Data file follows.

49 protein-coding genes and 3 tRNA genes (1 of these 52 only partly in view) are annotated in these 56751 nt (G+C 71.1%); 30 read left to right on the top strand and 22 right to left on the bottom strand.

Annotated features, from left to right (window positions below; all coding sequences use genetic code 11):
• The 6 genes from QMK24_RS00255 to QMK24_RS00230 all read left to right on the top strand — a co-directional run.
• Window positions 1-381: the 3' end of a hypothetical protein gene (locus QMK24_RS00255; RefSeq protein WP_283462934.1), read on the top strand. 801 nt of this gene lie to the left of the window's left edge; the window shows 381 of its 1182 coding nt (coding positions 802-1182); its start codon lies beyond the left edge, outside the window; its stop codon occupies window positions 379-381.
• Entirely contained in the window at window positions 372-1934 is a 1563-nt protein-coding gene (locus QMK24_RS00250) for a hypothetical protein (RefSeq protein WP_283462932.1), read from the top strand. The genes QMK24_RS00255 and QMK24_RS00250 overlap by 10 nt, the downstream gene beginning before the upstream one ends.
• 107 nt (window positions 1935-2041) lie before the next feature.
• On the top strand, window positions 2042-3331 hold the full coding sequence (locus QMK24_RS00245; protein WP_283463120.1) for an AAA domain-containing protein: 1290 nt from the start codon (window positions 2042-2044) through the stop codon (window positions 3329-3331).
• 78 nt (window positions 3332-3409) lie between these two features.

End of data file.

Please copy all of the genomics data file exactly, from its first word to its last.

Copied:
49 protein-coding genes and 3 tRNA genes (1 of these 52 only partly in view) are annotated in these 56751 nt (G+C 71.1%); 30 read left to right on the top strand and 22 right to left on the bottom strand.

Annotated features, from left to right (window positions below; all coding sequences use genetic code 11):
• The 6 genes from QMK24_RS00255 to QMK24_RS00230 all read left to right on the top strand — a co-directional run.
• Window positions 1-381: the 3' end of a hypothetical protein gene (locus QMK24_RS00255; RefSeq protein WP_283462934.1), read on the top strand. 801 nt of this gene lie to the left of the window's left edge; the window shows 381 of its 1182 coding nt (coding positions 802-1182); its start codon lies beyond the left edge, outside the window; its stop codon occupies window positions 379-381.
• Entirely contained in the window at window positions 372-1934 is a 1563-nt protein-coding gene (locus QMK24_RS00250) for a hypothetical protein (RefSeq protein WP_283462932.1), read from the top strand. The genes QMK24_RS00255 and QMK24_RS00250 overlap by 10 nt, the downstream gene beginning before the upstream one ends.
• 107 nt (window positions 1935-2041) lie before the next feature.
• On the top strand, window positions 2042-3331 hold the full coding sequence (locus QMK24_RS00245; protein WP_283463120.1) for an AAA domain-containing protein: 1290 nt from the start codon (window positions 2042-2044) through the stop codon (window positions 3329-3331).
• 78 nt (window positions 3332-3409) lie between these two features.